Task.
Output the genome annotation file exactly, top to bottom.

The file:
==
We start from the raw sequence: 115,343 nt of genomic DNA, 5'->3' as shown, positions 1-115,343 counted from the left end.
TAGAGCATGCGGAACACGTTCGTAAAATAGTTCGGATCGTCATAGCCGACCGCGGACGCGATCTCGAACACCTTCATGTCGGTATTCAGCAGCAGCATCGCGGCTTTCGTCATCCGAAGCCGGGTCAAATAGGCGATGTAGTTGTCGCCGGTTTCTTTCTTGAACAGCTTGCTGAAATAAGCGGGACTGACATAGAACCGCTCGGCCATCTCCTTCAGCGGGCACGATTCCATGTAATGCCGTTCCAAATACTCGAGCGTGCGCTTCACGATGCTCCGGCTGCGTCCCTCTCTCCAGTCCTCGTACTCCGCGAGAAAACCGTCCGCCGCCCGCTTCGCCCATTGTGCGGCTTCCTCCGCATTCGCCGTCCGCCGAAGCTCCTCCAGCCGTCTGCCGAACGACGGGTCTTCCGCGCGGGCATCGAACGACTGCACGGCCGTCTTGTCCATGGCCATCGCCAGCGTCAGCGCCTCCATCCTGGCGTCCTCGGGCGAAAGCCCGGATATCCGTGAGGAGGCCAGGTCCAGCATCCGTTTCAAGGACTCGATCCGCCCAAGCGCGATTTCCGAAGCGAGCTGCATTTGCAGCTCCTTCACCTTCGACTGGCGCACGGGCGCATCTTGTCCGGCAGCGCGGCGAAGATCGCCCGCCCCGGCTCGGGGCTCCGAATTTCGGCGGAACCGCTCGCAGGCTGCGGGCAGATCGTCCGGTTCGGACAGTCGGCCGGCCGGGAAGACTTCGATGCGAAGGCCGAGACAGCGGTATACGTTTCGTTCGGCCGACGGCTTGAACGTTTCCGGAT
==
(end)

We start from the raw sequence: 115,343 nt of genomic DNA, 5'->3' as shown, positions 1-115,343 counted from the left end.
TAGAGCATGCGGAACACGTTCGTAAAATAGTTCGGATCGTCATAGCCGACCGCGGACGCGATCTCGAACACCTTCATGTCGGTATTCAGCAGCAGCATCGCGGCTTTCGTCATCCGAAGCCGGGTCAAATAGGCGATGTAGTTGTCGCCGGTTTCTTTCTTGAACAGCTTGCTGAAATAAGCGGGACTGACATAGAACCGCTCGGCCATCTCCTTCAGCGGGCACGATTCCATGTAATGCCGTTCCAAATACTCGAGCGTGCGCTTCACGATGCTCCGGCTGCGTCCCTCTCTCCAGTCCTCGTACTCCGCGAGAAAACCGTCCGCCGCCCGCTTCGCCCATTGTGCGGCTTCCTCCGCATTCGCCGTCCGCCGAAGCTCCTCCAGCCGTCTGCCGAACGACGGGTCTTCCGCGCGGGCATCGAACGACTGCACGGCCGTCTTGTCCATGGCCATCGCCAGCGTCAGCGCCTCCATCCTGGCGTCCTCGGGCGAAAGCCCGGATATCCGTGAGGAGGCCAGGTCCAGCATCCGTTTCAAGGACTCGATCCGCCCAAGCGCGATTTCCGAAGCGAGCTGCATTTGCAGCTCCTTCACCTTCGACTGGCGCACGGGCGCATCTTGTCCGGCAGCGCGGCGAAGATCGCCCGCCCCGGCTCGGGGCTCCGAATTTCGGCGGAACCGCTCGCAGGCTGCGGGCAGATCGTCCGGTTCGGACAGTCGGCCGGCCGGGAAGACTTCGATGCGAAGGCCGAGACAGCGGTATACGTTTCGTTCGGCCGACGGCTTGAACGTTTCCGGAT